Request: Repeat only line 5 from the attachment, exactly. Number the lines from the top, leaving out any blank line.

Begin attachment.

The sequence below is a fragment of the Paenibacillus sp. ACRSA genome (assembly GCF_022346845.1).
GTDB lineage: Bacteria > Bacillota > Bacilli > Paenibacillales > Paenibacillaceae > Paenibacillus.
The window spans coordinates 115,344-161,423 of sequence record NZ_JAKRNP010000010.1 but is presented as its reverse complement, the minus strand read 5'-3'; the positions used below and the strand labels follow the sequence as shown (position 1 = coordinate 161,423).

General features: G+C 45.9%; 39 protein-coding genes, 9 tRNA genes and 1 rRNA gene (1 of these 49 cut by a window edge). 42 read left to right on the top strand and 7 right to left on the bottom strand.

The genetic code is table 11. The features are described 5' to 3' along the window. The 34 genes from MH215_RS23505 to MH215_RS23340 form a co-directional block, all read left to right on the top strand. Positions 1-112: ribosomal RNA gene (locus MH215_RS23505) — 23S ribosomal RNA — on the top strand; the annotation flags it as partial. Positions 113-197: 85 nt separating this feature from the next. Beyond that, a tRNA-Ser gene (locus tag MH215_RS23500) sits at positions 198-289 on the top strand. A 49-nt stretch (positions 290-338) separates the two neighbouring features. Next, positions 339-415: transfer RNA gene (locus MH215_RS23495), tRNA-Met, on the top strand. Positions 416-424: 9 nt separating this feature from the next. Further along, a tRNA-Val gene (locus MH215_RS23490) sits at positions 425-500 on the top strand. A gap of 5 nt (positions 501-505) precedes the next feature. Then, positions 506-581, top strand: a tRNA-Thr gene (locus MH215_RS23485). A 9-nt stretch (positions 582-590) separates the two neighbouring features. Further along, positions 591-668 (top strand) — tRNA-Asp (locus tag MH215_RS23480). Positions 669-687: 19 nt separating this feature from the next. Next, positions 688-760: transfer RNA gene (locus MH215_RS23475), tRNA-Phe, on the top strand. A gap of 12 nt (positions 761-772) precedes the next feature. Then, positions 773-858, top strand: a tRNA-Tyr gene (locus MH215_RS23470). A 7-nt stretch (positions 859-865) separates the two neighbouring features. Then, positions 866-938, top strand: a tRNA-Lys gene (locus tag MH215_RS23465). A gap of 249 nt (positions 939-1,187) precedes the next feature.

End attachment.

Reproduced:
The genetic code is table 11. The features are described 5' to 3' along the window. The 34 genes from MH215_RS23505 to MH215_RS23340 form a co-directional block, all read left to right on the top strand. Positions 1-112: ribosomal RNA gene (locus MH215_RS23505) — 23S ribosomal RNA — on the top strand; the annotation flags it as partial. Positions 113-197: 85 nt separating this feature from the next. Beyond that, a tRNA-Ser gene (locus tag MH215_RS23500) sits at positions 198-289 on the top strand. A 49-nt stretch (positions 290-338) separates the two neighbouring features. Next, positions 339-415: transfer RNA gene (locus MH215_RS23495), tRNA-Met, on the top strand. Positions 416-424: 9 nt separating this feature from the next. Further along, a tRNA-Val gene (locus MH215_RS23490) sits at positions 425-500 on the top strand. A gap of 5 nt (positions 501-505) precedes the next feature. Then, positions 506-581, top strand: a tRNA-Thr gene (locus MH215_RS23485). A 9-nt stretch (positions 582-590) separates the two neighbouring features. Further along, positions 591-668 (top strand) — tRNA-Asp (locus tag MH215_RS23480). Positions 669-687: 19 nt separating this feature from the next. Next, positions 688-760: transfer RNA gene (locus MH215_RS23475), tRNA-Phe, on the top strand. A gap of 12 nt (positions 761-772) precedes the next feature. Then, positions 773-858, top strand: a tRNA-Tyr gene (locus MH215_RS23470). A 7-nt stretch (positions 859-865) separates the two neighbouring features. Then, positions 866-938, top strand: a tRNA-Lys gene (locus tag MH215_RS23465). A gap of 249 nt (positions 939-1,187) precedes the next feature.